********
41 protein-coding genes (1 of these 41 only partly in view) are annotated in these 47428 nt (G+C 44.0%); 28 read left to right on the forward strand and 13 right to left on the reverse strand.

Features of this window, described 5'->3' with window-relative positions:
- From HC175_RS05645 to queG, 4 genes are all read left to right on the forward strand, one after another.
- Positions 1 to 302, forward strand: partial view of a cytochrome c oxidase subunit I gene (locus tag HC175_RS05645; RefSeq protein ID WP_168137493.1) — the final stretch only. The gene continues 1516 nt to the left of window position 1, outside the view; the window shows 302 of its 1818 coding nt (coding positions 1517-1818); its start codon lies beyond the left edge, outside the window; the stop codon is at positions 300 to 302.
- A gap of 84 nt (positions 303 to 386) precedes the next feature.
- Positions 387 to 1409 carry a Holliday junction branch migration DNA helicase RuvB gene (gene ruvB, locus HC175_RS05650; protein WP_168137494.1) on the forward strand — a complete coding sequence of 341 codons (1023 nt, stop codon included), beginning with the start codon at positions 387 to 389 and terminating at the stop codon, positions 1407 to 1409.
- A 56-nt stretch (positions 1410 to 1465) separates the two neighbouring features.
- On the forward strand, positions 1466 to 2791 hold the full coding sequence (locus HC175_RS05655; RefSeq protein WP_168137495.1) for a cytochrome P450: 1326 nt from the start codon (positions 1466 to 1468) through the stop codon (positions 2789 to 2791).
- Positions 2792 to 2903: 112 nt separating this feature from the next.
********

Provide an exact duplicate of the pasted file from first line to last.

41 protein-coding genes (1 of these 41 only partly in view) are annotated in these 47428 nt (G+C 44.0%); 28 read left to right on the forward strand and 13 right to left on the reverse strand.

Features of this window, described 5'->3' with window-relative positions:
- From HC175_RS05645 to queG, 4 genes are all read left to right on the forward strand, one after another.
- Positions 1 to 302, forward strand: partial view of a cytochrome c oxidase subunit I gene (locus tag HC175_RS05645; RefSeq protein ID WP_168137493.1) — the final stretch only. The gene continues 1516 nt to the left of window position 1, outside the view; the window shows 302 of its 1818 coding nt (coding positions 1517-1818); its start codon lies beyond the left edge, outside the window; the stop codon is at positions 300 to 302.
- A gap of 84 nt (positions 303 to 386) precedes the next feature.
- Positions 387 to 1409 carry a Holliday junction branch migration DNA helicase RuvB gene (gene ruvB, locus HC175_RS05650; protein WP_168137494.1) on the forward strand — a complete coding sequence of 341 codons (1023 nt, stop codon included), beginning with the start codon at positions 387 to 389 and terminating at the stop codon, positions 1407 to 1409.
- A 56-nt stretch (positions 1410 to 1465) separates the two neighbouring features.
- On the forward strand, positions 1466 to 2791 hold the full coding sequence (locus HC175_RS05655; RefSeq protein WP_168137495.1) for a cytochrome P450: 1326 nt from the start codon (positions 1466 to 1468) through the stop codon (positions 2789 to 2791).
- Positions 2792 to 2903: 112 nt separating this feature from the next.